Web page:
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|Paperback, May 6 1999||
Readers of the bestseller Birdsong may hope that Faulks's third novel will furnish another mesmerizing narrative with a piercing love story and the kinds of details that vitalized his descriptions of life in the trenches during WWII. Although this novel does not, sadly, equal its predecessor in terms of seductive readability, its setting in occupied France during WWII and its depiction of the sentiments that motivated many Frenchmen to identify emotionally with the Germans rather than their longtime foe, Britain, grants the story intrinsic interest. But Faulks falters when he asks us to believe that pragmatic young Scotswoman Charlotte Gray is so transformed by her love for RAF airman Peter Gregory that she determines to parachute into France to find him after he disappears on a mission somewhere in the Free Zone. Disguising her motivation, she volunteers for the government's secret G-Section, where her uncanny talent for memorizing documents, her nerves of steel and her equanimity when parachuting into Occupied France after scant training may leave readers incredulous. Even more problematic is Charlotte's sense of transcendent mission, her mystical feeling, stressed again and again, that she has received "a call" to find Peter, and that her work for the Resistance is a "compelling urgency of personal and moral force" that will "change my life.. save my soul... and save [France's] soul as well." In evoking the mood and atmosphere of 1942-1943 France, however, Faulks provides the nuanced detail that invests the novel with authenticity, irony and pathos. Charlotte's dangerous maneuvers as she meets Resistance members and integrates herself into the village of Lavaurette, and the alternating chapters that reveal Peter's predicament, are genuinely absorbing. When Faulks introduces two small Jewish boys who are left behind in the village when their parents are deported, their heartrending situation adds tension. Yet Faulks undermines these effective scenes with a plot device that fizzles: veiled hints about Charlotte's "betrayal and violation" by her father when she was a child. Despite the psychological inconsistencies, however, in the end, it is the convincing settings?the wartime London singles scene, the old boy spy network, and daily life in an ideologically and politically divided France?that shape dramatic immediacy.
Copyright 1998 Reed Business Information, Inc. --This text refers to the Hardcover edition.
Shortly after the death of a surrogate father figure in a French internment camp in occupied France, Charlotte notes "that her emotions could not encompass the complexity of feeling that the circumstances seemed to demand." It is a comment that can be applied to the book itself. As a story about the power of love, it uplifts the spirit. As a story of the dispassionate evil of the Nazis, it brings tears to the eyes. As a story about ordinary people struggling to survive, it arouses admiration, understanding, and revulsion. Charlotte is a young Scotswoman who travels to London and falls for an RAF pilot. When he crashes in France, Charlotte wrangles her way into the British secret service in order to find him. If the scenario seems a bit overwrought, it is. But then new love often is. Faulks (Birdsong, LJ 1/96) has written one of those rare books that is adventurous enough to attract a popular audience while thoughtful enough to sustain the more serious reader. Highly recommended.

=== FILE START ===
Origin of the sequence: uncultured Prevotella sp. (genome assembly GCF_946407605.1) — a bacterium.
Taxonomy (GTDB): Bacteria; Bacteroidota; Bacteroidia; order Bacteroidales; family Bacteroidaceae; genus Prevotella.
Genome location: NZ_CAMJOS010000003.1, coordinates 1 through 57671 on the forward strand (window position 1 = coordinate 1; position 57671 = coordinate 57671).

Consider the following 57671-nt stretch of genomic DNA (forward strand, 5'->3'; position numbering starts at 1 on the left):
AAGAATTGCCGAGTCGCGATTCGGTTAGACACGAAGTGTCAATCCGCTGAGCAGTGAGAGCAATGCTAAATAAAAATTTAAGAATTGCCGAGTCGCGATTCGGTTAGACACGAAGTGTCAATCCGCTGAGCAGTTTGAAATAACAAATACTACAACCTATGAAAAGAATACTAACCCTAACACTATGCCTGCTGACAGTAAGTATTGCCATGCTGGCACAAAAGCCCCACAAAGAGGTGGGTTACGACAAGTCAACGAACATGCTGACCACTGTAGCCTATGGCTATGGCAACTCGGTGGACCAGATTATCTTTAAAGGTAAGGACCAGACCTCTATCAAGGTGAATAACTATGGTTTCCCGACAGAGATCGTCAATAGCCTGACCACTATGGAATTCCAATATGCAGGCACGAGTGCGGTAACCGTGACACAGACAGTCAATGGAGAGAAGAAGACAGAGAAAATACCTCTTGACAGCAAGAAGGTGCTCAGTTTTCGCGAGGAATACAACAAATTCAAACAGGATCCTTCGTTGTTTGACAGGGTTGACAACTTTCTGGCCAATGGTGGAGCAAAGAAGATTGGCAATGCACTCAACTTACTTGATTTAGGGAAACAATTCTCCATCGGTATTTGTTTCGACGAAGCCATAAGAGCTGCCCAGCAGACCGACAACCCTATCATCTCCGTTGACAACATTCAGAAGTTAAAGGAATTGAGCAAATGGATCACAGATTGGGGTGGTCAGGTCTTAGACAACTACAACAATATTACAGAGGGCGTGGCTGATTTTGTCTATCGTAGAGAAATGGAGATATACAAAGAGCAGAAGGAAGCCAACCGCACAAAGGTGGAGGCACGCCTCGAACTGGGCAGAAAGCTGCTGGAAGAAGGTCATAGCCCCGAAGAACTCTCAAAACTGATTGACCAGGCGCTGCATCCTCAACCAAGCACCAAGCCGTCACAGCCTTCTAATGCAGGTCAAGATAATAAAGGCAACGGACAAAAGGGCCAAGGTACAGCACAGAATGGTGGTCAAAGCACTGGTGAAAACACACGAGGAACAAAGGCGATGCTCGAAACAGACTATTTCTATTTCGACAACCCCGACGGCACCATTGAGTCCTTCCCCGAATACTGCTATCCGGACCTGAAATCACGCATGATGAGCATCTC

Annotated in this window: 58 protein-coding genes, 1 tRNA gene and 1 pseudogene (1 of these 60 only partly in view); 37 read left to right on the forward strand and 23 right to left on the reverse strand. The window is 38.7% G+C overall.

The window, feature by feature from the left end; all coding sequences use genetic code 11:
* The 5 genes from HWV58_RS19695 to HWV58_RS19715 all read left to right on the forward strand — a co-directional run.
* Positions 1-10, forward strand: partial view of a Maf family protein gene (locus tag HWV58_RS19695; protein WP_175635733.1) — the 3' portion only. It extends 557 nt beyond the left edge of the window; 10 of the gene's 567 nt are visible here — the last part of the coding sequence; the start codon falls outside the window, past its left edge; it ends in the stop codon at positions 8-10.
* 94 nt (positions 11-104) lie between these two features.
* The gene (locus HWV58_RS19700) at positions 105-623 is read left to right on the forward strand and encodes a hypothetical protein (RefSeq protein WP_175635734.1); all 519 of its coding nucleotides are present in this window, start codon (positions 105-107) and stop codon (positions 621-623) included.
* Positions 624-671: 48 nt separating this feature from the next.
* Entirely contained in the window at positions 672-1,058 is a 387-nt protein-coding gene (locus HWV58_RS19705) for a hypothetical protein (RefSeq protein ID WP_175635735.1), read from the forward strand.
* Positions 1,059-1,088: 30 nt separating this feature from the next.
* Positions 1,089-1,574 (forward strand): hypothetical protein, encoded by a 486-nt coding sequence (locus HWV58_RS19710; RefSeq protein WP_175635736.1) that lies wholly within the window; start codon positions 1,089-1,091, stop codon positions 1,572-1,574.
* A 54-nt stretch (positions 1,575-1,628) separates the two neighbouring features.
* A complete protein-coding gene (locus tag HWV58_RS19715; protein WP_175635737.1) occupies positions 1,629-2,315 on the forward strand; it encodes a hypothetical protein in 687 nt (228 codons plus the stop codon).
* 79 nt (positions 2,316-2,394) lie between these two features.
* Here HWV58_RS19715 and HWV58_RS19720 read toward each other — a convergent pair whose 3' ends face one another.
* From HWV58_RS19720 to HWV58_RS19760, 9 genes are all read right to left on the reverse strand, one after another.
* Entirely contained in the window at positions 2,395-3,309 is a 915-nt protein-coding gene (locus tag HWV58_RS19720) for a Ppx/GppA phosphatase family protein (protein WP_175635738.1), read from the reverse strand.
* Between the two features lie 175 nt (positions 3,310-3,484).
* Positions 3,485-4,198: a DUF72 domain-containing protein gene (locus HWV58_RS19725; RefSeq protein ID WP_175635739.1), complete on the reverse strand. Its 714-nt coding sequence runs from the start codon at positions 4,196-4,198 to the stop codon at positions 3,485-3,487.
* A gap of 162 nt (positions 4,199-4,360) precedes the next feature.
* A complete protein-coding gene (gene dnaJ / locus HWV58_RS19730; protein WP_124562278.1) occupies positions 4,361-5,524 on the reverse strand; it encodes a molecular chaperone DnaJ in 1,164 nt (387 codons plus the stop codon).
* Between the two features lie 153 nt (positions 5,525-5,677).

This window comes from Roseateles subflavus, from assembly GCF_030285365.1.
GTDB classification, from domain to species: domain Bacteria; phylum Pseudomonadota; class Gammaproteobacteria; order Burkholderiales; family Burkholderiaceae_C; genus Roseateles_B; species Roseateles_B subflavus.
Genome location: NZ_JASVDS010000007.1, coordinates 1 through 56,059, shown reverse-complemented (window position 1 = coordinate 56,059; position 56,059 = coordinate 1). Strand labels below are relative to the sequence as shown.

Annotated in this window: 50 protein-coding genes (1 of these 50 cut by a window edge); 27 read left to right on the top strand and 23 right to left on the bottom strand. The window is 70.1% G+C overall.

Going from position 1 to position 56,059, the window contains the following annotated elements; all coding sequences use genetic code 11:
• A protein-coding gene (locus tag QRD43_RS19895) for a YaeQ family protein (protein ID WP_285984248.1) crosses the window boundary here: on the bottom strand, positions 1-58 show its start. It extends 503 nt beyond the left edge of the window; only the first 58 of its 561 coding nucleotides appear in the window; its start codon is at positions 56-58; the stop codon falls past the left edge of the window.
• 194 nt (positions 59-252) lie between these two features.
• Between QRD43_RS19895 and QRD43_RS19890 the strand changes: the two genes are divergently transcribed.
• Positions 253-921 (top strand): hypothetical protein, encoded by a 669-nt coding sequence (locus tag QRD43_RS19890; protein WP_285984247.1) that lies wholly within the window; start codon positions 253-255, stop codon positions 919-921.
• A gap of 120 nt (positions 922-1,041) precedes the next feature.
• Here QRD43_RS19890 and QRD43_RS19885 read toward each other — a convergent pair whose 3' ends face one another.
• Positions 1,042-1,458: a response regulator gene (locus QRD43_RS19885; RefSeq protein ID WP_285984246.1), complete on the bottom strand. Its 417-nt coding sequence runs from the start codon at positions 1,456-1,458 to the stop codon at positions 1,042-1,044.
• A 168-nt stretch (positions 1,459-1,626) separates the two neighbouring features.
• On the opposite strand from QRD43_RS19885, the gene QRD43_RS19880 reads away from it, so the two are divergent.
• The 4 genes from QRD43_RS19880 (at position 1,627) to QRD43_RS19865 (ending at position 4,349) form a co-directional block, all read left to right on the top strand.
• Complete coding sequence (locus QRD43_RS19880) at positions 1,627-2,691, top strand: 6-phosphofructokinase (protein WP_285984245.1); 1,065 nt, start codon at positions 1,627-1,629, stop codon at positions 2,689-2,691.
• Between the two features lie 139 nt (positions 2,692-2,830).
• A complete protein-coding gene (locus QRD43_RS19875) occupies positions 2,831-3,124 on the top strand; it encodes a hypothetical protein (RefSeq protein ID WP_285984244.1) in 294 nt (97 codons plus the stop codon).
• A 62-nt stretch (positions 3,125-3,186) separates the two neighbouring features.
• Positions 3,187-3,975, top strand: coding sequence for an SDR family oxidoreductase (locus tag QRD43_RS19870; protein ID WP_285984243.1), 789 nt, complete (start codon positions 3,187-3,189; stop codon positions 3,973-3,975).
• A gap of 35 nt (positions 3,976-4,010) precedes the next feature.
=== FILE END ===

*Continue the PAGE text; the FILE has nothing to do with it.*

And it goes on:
-?David W. Henderson, Eckerd Coll. Lib., St. Petersburg, FL
Copyright 1999 Reed Business Information, Inc. --This text refers to the Hardcover edition.
I bought this book after reading Birdsong, and I was disappointed. Maybe I wasn't in the mood for this book, but I like novels that describes the action of war.Published 3 months ago by Kristina
I read Birdsong and enjoyed it. I bought Charlotte Grey hoping for more of the same but was dissapointed. After reading it I was left thinking "what was it all about" ? Read morePublished on Oct. 21 2001 by Stephen Blakeman
I thought this book was so good at the begining and enjoyed the first few chapters but then what happened????? Read morePublished on Aug. 21 2001
....This bestseller (why?!) reads like a male fantasy as the woman lives, and will happily die, for a man that she doesn't really know. Read morePublished on May 25 2001 by Susan S. Potter
i am astounded by the reviews that i've seen here. i have not picked up a more woodenly characterized, pretentiously written novel in years. Read morePublished on March 1 2001
Shortly after finishing Charlotte Gray, I saw a BBC programme describing the work of English spies and operatives in France during WWII. Read morePublished on Sept. 25 2000
Although this book is not as passionate as Birdsong, and is certainly no war thriller, Faulkes nonetheless brings over very successfully the sinister reality of life in occupied... Read morePublished on July 25 2000 by Alan Martin